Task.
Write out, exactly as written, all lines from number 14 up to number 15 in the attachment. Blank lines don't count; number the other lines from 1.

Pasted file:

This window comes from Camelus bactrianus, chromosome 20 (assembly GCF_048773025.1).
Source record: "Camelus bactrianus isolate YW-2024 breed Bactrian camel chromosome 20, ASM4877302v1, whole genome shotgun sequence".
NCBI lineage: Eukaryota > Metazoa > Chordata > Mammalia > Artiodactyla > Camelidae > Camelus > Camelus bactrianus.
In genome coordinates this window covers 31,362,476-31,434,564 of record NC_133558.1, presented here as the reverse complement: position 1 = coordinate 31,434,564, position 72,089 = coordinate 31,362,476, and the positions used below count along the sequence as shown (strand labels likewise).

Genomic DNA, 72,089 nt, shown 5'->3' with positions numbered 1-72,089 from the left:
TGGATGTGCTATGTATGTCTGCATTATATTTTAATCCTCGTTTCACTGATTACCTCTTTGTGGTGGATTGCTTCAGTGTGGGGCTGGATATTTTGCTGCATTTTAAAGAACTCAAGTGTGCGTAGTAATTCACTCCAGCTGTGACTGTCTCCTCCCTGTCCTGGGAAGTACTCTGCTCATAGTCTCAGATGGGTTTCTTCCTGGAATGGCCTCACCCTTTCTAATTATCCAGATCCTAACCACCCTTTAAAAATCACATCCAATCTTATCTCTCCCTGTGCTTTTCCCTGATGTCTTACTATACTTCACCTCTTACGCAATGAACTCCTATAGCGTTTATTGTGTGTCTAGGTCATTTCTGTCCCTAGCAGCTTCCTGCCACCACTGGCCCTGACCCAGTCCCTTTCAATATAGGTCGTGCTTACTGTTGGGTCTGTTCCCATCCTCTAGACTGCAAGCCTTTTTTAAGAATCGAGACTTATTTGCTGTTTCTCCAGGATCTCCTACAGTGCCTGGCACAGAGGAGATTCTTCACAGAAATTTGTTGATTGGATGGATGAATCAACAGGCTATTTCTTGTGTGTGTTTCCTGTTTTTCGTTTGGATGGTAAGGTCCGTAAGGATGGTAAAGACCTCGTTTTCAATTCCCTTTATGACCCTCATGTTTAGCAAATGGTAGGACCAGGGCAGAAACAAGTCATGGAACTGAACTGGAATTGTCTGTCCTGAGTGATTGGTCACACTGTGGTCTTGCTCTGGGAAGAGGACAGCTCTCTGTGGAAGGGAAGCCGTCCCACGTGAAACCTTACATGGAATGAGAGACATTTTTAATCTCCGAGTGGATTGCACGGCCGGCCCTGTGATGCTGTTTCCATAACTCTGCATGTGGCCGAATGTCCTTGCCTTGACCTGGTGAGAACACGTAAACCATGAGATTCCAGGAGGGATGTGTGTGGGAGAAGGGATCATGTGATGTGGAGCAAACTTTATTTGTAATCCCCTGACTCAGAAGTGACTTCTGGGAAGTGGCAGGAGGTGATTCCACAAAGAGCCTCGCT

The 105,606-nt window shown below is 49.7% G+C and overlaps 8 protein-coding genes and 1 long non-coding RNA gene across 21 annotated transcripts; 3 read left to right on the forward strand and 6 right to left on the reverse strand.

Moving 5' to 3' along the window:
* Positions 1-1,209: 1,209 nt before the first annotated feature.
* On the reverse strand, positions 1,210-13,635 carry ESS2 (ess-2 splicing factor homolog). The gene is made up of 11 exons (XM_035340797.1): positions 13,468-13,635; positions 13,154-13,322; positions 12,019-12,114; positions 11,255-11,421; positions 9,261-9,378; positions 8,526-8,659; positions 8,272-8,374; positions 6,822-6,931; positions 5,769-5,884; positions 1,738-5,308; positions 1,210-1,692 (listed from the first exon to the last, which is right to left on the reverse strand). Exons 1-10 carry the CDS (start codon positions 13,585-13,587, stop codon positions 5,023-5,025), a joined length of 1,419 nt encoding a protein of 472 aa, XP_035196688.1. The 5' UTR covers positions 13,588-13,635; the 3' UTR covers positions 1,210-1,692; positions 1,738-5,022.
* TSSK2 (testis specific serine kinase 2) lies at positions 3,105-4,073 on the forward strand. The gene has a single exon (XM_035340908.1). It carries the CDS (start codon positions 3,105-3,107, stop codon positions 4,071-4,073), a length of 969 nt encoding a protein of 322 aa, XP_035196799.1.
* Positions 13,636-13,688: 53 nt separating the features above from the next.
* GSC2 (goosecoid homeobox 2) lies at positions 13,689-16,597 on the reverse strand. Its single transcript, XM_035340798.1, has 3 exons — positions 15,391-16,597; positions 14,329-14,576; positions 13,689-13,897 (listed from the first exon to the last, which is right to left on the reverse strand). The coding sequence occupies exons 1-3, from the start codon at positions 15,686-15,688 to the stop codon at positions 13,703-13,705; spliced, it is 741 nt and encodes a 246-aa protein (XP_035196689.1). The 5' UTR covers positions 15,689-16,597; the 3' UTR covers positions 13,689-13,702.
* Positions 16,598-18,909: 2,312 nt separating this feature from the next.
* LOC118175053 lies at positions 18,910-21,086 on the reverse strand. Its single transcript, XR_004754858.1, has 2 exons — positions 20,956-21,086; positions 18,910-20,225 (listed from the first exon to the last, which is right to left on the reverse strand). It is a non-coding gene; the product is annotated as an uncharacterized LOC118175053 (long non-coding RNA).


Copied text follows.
* Positions 16,598-18,909: 2,312 nt separating this feature from the next.
* LOC118175053 lies at positions 18,910-21,086 on the reverse strand. Its single transcript, XR_004754858.1, has 2 exons — positions 20,956-21,086; positions 18,910-20,225 (listed from the first exon to the last, which is right to left on the reverse strand). It is a non-coding gene; the product is annotated as an uncharacterized LOC118175053 (long non-coding RNA).